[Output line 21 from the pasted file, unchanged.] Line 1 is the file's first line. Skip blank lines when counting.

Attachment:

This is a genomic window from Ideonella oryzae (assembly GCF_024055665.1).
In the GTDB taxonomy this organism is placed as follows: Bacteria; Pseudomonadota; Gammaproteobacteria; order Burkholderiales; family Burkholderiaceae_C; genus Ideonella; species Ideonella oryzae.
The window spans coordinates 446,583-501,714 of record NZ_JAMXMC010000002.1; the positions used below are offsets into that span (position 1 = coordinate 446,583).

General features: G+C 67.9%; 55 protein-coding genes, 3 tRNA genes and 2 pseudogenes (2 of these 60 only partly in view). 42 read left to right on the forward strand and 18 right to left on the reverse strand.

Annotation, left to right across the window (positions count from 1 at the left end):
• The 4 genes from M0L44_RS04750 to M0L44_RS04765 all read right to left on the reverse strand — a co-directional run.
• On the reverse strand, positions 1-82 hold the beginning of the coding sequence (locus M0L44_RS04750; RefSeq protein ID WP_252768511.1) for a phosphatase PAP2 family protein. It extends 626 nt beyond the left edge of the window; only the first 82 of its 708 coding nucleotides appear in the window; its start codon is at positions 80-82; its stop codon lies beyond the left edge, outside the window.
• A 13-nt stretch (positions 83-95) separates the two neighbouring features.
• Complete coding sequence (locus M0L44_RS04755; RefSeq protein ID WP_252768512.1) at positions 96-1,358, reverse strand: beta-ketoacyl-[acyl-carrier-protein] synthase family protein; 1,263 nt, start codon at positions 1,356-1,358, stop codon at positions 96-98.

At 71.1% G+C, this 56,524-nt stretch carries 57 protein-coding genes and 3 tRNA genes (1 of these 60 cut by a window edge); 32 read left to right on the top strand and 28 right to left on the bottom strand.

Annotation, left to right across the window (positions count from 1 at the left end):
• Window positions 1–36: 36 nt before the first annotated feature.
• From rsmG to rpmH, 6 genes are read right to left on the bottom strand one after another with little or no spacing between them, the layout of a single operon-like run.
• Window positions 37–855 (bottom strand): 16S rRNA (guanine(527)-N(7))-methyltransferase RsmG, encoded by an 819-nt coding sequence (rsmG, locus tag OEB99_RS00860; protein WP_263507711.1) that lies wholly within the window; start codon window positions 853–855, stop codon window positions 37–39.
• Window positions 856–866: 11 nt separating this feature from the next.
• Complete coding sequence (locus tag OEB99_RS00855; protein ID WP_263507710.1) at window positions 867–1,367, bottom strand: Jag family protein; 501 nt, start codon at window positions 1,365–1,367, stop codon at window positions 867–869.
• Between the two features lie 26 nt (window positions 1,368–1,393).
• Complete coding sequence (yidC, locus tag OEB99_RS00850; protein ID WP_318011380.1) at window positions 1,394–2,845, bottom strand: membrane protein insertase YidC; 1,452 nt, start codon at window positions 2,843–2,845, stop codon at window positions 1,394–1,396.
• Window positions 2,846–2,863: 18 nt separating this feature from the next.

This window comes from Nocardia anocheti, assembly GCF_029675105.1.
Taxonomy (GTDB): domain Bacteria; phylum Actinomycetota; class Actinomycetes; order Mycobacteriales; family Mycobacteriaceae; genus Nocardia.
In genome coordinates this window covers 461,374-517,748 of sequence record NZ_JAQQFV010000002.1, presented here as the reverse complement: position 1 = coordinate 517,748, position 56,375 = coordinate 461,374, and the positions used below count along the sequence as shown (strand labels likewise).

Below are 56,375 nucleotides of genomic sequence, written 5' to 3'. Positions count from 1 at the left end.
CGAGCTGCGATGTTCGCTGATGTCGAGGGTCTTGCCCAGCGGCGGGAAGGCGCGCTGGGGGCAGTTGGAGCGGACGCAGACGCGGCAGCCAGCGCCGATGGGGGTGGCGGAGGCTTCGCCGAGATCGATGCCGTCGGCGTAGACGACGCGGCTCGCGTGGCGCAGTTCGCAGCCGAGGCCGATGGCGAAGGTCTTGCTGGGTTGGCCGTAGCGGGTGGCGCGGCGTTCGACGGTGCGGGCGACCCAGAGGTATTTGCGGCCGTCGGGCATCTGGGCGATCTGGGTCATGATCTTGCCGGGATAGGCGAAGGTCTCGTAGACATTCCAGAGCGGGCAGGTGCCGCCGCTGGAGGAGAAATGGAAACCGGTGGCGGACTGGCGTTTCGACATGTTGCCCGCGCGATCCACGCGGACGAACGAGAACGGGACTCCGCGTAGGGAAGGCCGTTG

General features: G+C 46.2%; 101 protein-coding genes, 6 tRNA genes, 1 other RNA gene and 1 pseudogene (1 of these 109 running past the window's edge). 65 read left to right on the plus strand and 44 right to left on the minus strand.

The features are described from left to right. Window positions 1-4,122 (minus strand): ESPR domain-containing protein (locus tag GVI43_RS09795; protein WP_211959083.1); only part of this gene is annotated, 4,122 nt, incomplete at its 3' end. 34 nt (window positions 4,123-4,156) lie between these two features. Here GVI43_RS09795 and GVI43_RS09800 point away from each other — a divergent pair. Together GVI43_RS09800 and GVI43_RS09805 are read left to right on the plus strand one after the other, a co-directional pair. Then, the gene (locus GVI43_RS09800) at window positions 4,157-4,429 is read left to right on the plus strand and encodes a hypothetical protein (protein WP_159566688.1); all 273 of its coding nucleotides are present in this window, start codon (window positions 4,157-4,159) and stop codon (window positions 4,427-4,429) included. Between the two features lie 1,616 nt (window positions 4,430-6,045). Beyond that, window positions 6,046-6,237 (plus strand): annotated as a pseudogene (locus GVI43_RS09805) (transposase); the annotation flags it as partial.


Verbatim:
Taxonomy (GTDB): domain Bacteria; phylum Actinomycetota; class Actinomycetes; order Mycobacteriales; family Mycobacteriaceae; genus Nocardia.